Breast Cancer Survival Disparities Between Blacks and Whites Still Prevalent
Researchers have found from previous studies that African American women tend to have lower survival rates once they are diagnosed with breast cancer in comparison to white women. The disparity between the two races has long been attributed to the fact that African American women tend to seek treatment a lot later when their cancer has already progressed significantly. Although researchers have known for years that access to health care differs greatly between races, now, in a new study, researchers aimed to identify more factors that could be responsible.
The researchers from the University of Pennsylvania evaluated the data of Medicare patients who were monitored through the Surveillance, Epidemiology and End Results. From this database, the researchers had access to 107,273 breast cancer cases with 7,375 of them being black women. The researchers were able to compare factors such as treatment differences and tumor characteristics.
The team discovered that overall, white women had a three year longer survival rate from breast cancer in comparison to black women. In the study, around 70 percent of white female patients lived at least five years post initial diagnosis. For black women, the percentage was only at 56. The researchers found that not only were cases of breast cancer more aggressive in black women, black women were also less likely to be diagnosed at an earlier stage. Being diagnosed with cancer later on makes it more difficult to treat.
"Something is wrong," Dr. Jeffrey H. Silber, a professor at the University and the director of the Center for Outcomes Research at the Children's Hospital of Philadelphia, PA. "These are huge differences. We are getting there too late. That's why we are seeing these differences in survival."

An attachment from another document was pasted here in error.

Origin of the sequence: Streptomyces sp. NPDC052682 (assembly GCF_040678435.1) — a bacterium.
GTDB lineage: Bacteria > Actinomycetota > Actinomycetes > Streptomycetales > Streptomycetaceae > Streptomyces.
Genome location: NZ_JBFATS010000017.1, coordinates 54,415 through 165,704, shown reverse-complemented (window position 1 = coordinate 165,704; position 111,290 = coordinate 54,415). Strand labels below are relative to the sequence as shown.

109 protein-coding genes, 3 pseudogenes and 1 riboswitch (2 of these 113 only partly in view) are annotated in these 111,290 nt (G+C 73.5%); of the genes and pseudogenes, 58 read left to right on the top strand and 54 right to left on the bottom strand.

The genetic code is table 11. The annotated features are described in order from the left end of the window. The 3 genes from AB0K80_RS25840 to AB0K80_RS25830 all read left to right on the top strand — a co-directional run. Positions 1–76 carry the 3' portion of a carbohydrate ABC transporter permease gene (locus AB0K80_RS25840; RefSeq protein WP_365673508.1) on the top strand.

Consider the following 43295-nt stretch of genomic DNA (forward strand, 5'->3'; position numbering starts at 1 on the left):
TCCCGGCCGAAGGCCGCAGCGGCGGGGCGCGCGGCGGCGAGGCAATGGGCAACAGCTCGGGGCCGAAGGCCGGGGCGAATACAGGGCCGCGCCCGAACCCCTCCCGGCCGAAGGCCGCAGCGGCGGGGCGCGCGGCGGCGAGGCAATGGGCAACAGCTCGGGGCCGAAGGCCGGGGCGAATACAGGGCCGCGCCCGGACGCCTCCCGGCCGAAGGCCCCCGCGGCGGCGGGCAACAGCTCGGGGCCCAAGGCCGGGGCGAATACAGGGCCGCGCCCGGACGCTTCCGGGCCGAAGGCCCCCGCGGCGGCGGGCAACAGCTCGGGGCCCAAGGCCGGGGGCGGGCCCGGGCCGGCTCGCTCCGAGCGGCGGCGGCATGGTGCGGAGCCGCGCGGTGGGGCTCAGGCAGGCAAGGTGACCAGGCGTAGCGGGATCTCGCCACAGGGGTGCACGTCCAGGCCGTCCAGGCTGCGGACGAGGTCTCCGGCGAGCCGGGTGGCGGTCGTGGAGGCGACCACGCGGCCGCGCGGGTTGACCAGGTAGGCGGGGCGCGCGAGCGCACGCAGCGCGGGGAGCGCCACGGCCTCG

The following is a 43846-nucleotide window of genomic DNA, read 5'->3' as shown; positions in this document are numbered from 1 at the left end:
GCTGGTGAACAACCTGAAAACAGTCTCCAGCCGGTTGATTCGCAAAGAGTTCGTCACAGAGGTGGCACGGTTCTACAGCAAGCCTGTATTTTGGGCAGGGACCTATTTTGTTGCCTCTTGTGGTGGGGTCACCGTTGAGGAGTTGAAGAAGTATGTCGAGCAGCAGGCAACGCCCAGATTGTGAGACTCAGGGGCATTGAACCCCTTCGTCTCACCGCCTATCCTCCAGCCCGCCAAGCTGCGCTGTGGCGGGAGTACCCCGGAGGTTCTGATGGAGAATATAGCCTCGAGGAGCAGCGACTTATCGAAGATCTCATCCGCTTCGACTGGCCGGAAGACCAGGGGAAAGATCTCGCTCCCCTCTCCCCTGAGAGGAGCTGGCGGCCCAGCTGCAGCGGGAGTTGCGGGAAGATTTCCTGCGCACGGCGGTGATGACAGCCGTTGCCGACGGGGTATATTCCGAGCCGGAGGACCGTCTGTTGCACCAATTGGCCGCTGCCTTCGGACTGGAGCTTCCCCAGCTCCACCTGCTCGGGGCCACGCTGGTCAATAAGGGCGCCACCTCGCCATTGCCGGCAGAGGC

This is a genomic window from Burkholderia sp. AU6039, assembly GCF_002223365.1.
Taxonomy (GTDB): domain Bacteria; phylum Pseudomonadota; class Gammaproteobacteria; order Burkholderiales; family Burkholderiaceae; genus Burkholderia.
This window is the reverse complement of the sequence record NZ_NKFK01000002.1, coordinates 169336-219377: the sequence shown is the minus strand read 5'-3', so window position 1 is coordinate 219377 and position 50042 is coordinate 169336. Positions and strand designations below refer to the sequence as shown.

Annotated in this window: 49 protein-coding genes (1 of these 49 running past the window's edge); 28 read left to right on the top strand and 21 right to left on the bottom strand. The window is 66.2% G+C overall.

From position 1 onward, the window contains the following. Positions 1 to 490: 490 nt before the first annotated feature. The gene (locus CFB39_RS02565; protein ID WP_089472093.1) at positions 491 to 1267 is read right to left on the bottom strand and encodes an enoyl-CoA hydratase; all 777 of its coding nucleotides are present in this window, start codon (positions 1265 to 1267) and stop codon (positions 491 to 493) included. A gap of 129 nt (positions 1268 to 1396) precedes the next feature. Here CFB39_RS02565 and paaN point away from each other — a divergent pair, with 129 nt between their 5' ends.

The researchers also found that black women received lower-quality medical treatment for their cancer after diagnosis. The team calculated that 12.6 percent of black cancer patients did not have any evidence of being treated in comparison to 5.9 percent of white patients who were not treated. Between patients who were treated for similar tumors, 5.8 percent of black women were not treated until after three months whereas 2.5 percent of white women were not treated after the same amount of time had elapsed.
The researchers found that the introduction of new drugs, treatments and screening tools did not help close this gap. However, the researchers believe that if black women were diagnosed earlier, they could extend their lifespan by two years. In order to be diagnosed earlier, black women would need to be more willing to seek out medical care. Based from the data, the researchers found that only 23.5 percent of black women were screened six to 18 months before diagnosis. The rate for white women was 35. 7 percent. Furthermore, black women were generally less healthy than white women at the time of diagnosis, which could affect the severity of the cancer.
"These patients have insurance," Silber stated. "We need to improve screening for these women and improve their relationships with a primary care provider."
The findings were published in the Journal of American Medical Association (JAMA).